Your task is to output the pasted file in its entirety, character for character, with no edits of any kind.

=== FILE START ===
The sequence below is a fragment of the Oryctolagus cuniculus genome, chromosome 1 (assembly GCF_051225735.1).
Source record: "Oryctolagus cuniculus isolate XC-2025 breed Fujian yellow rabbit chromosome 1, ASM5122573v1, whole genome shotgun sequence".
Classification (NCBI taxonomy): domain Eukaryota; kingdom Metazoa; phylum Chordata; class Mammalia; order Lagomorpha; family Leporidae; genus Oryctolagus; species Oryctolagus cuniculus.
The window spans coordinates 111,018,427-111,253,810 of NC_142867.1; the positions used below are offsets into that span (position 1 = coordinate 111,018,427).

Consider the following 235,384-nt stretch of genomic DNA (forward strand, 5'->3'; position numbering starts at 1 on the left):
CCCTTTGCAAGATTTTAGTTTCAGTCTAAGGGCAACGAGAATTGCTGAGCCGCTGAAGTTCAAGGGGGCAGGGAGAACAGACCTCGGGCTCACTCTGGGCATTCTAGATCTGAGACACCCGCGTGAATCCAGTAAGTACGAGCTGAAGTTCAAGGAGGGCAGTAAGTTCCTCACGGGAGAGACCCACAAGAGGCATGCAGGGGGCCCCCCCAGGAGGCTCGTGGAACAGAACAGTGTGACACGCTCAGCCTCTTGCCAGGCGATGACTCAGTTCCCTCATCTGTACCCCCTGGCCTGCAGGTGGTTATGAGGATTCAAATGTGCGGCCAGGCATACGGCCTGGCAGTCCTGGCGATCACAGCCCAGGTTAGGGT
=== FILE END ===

The sequence below is a fragment of the Oryctolagus cuniculus genome, chromosome 1 (assembly GCF_051225735.1).
Source record: "Oryctolagus cuniculus isolate XC-2025 breed Fujian yellow rabbit chromosome 1, ASM5122573v1, whole genome shotgun sequence".
Classification (NCBI taxonomy): domain Eukaryota; kingdom Metazoa; phylum Chordata; class Mammalia; order Lagomorpha; family Leporidae; genus Oryctolagus; species Oryctolagus cuniculus.
The window spans coordinates 111,018,427-111,253,810 of NC_142867.1; the positions used below are offsets into that span (position 1 = coordinate 111,018,427).

Consider the following 235,384-nt stretch of genomic DNA (forward strand, 5'->3'; position numbering starts at 1 on the left):
CCCTTTGCAAGATTTTAGTTTCAGTCTAAGGGCAACGAGAATTGCTGAGCCGCTGAAGTTCAAGGGGGCAGGGAGAACAGACCTCGGGCTCACTCTGGGCATTCTAGATCTGAGACACCCGCGTGAATCCAGTAAGTACGAGCTGAAGTTCAAGGAGGGCAGTAAGTTCCTCACGGGAGAGACCCACAAGAGGCATGCAGGGGGCCCCCCCAGGAGGCTCGTGGAACAGAACAGTGTGACACGCTCAGCCTCTTGCCAGGCGATGACTCAGTTCCCTCATCTGTACCCCCTGGCCTGCAGGTGGTTATGAGGATTCAAATGTGCGGCCAGGCATACGGCCTGGCAGTCCTGGCGATCACAGCCCAGGTTAGGGT